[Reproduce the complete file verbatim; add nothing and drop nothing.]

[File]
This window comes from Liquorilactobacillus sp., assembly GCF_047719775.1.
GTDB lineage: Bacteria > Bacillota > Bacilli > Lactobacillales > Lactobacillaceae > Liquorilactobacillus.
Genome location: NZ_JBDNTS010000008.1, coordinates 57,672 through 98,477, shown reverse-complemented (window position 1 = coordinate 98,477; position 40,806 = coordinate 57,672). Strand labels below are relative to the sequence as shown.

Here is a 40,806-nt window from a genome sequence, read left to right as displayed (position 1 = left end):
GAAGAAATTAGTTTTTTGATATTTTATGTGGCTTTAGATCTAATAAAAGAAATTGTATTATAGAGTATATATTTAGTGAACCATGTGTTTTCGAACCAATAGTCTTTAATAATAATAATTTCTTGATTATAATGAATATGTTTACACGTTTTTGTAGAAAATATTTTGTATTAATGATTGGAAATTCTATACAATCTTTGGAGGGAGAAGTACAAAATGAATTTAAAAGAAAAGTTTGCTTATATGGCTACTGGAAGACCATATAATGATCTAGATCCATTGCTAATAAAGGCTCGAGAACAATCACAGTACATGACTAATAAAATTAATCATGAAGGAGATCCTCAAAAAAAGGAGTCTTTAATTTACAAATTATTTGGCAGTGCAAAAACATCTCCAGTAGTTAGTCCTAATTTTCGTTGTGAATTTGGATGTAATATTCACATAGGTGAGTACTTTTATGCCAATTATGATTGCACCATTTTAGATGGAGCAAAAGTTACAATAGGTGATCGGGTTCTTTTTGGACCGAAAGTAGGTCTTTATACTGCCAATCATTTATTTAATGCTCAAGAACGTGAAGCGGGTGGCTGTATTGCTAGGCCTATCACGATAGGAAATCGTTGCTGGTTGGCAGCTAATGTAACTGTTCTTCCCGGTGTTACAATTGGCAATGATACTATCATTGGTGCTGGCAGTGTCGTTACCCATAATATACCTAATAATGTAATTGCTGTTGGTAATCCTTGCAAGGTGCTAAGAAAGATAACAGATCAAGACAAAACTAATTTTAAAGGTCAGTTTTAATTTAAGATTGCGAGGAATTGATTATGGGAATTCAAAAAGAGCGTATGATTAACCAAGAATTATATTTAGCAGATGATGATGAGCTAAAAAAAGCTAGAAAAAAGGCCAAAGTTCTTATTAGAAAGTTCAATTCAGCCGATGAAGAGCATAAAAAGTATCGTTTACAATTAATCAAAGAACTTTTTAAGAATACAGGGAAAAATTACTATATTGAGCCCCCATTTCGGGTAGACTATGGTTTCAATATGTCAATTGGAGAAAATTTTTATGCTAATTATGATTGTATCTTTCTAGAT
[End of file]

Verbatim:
This window comes from Liquorilactobacillus sp., assembly GCF_047719775.1.
GTDB lineage: Bacteria > Bacillota > Bacilli > Lactobacillales > Lactobacillaceae > Liquorilactobacillus.
Genome location: NZ_JBDNTS010000008.1, coordinates 57,672 through 98,477, shown reverse-complemented (window position 1 = coordinate 98,477; position 40,806 = coordinate 57,672). Strand labels below are relative to the sequence as shown.

Here is a 40,806-nt window from a genome sequence, read left to right as displayed (position 1 = left end):
GAAGAAATTAGTTTTTTGATATTTTATGTGGCTTTAGATCTAATAAAAGAAATTGTATTATAGAGTATATATTTAGTGAACCATGTGTTTTCGAACCAATAGTCTTTAATAATAATAATTTCTTGATTATAATGAATATGTTTACACGTTTTTGTAGAAAATATTTTGTATTAATGATTGGAAATTCTATACAATCTTTGGAGGGAGAAGTACAAAATGAATTTAAAAGAAAAGTTTGCTTATATGGCTACTGGAAGACCATATAATGATCTAGATCCATTGCTAATAAAGGCTCGAGAACAATCACAGTACATGACTAATAAAATTAATCATGAAGGAGATCCTCAAAAAAAGGAGTCTTTAATTTACAAATTATTTGGCAGTGCAAAAACATCTCCAGTAGTTAGTCCTAATTTTCGTTGTGAATTTGGATGTAATATTCACATAGGTGAGTACTTTTATGCCAATTATGATTGCACCATTTTAGATGGAGCAAAAGTTACAATAGGTGATCGGGTTCTTTTTGGACCGAAAGTAGGTCTTTATACTGCCAATCATTTATTTAATGCTCAAGAACGTGAAGCGGGTGGCTGTATTGCTAGGCCTATCACGATAGGAAATCGTTGCTGGTTGGCAGCTAATGTAACTGTTCTTCCCGGTGTTACAATTGGCAATGATACTATCATTGGTGCTGGCAGTGTCGTTACCCATAATATACCTAATAATGTAATTGCTGTTGGTAATCCTTGCAAGGTGCTAAGAAAGATAACAGATCAAGACAAAACTAATTTTAAAGGTCAGTTTTAATTTAAGATTGCGAGGAATTGATTATGGGAATTCAAAAAGAGCGTATGATTAACCAAGAATTATATTTAGCAGATGATGATGAGCTAAAAAAAGCTAGAAAAAAGGCCAAAGTTCTTATTAGAAAGTTCAATTCAGCCGATGAAGAGCATAAAAAGTATCGTTTACAATTAATCAAAGAACTTTTTAAGAATACAGGGAAAAATTACTATATTGAGCCCCCATTTCGGGTAGACTATGGTTTCAATATGTCAATTGGAGAAAATTTTTATGCTAATTATGATTGTATCTTTCTAGAT